1. “The Shining” (1980)
And in at number one is American filmmaker Stanley Kubrick’s magnum opus (well, at least according to me). “The Shining” is based on the book of the same name by horror maestro Stephen King, starring Jack Nicholson as Jack Torrance, an aspiring writer who becomes the caretaker of the isolated Overlook Hotel over the winter. With his wife and son staying with him in the deserted resort, Jack slowly but surely begins to go stark raving mad, whether this be from cabin fever or the ghosts that lurk in the corridors. Complete with an astonishingly chilling atmosphere and Nicholson giving one of cinema’s greatest on-screen performances, Kubrick’s masterpiece is a magnificent slice of claustrophobic horror. Heeeeeere’s a great movie.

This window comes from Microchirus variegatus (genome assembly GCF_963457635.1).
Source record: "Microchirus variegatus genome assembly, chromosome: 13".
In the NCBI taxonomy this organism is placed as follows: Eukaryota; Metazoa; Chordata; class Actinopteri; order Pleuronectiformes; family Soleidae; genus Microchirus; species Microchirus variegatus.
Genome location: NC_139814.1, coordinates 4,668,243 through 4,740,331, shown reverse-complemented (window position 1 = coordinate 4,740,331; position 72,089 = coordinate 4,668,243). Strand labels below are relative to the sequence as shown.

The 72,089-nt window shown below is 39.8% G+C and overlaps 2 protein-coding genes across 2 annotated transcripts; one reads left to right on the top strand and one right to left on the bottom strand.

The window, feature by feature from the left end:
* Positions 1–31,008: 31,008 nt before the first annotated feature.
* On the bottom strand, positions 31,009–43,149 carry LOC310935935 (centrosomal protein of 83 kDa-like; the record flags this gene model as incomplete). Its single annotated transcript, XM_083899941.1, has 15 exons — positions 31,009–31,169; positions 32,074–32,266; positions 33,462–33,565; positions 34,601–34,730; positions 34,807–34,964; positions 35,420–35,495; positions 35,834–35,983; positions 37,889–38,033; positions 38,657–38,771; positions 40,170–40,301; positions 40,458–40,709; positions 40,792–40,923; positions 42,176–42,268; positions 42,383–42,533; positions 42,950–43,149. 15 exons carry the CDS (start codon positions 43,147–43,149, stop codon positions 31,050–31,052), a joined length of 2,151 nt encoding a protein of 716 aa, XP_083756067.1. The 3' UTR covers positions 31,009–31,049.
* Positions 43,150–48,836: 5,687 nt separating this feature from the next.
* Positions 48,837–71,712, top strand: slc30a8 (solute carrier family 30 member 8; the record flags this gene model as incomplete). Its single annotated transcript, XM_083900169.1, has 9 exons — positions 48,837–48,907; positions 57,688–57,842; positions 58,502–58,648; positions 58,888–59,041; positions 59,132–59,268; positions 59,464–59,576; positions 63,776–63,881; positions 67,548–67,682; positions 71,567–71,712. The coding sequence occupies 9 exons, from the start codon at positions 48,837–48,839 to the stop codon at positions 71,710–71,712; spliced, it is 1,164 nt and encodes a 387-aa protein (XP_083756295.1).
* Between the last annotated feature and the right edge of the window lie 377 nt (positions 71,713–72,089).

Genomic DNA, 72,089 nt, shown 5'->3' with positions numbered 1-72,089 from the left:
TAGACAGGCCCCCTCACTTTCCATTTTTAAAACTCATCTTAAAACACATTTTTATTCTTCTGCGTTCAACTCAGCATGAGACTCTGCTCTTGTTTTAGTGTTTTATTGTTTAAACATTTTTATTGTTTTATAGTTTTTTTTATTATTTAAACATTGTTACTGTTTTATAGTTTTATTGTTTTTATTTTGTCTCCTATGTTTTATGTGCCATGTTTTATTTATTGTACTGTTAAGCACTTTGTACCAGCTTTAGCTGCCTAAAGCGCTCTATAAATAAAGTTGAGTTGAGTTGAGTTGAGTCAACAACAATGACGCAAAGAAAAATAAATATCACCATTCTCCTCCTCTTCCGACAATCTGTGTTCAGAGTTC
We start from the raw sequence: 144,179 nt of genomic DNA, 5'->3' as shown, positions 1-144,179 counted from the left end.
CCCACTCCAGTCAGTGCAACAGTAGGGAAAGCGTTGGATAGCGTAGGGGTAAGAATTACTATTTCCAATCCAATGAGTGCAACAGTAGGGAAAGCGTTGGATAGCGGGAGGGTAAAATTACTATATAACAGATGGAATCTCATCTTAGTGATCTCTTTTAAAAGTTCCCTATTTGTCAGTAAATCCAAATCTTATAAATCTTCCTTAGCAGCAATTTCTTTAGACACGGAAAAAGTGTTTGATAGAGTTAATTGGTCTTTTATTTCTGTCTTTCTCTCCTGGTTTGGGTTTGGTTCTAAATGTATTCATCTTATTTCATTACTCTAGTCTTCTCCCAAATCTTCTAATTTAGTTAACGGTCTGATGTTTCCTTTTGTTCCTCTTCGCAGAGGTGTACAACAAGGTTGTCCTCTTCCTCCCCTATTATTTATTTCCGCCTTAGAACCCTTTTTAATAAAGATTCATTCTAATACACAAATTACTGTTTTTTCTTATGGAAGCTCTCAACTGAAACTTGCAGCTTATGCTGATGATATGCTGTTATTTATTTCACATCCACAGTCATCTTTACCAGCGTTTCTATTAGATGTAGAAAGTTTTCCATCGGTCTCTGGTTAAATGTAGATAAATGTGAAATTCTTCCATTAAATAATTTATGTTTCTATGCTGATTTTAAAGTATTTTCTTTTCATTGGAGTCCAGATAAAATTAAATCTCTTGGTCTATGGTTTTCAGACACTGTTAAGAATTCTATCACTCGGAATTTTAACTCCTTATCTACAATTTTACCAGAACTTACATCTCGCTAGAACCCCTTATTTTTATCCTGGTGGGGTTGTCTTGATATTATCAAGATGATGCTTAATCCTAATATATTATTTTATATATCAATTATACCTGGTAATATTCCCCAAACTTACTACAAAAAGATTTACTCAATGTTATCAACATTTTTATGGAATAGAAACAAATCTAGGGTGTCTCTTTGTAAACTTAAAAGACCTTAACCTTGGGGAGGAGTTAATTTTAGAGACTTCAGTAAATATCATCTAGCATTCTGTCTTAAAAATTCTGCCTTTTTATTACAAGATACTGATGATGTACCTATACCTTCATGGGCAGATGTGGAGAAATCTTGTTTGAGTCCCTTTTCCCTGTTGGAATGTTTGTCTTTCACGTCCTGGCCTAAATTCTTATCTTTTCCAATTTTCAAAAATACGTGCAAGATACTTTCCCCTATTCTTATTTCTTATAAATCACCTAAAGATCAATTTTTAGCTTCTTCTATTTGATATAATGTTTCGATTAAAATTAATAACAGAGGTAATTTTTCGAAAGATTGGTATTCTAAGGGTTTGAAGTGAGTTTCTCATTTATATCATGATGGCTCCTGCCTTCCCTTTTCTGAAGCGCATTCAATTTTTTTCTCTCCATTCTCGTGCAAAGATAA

Honourable mentions: “Friday the 13th” for introducing us to the iconic Jason Voorhees, though he didn’t make a full appearance until its 1981 sequel. I’m not a fan of the film itself, I’ve always found it lacked much of an imagination, though I admire it as a landmark of horror history. I’d say the same for Clive Barker’s “Hellraiser” of 1987; I love Doug Bradley’s performance as the villainous soul-tearing Pinhead (who’s become a staple of the genre), but I’m not too fond of the film.
By Stephen Watson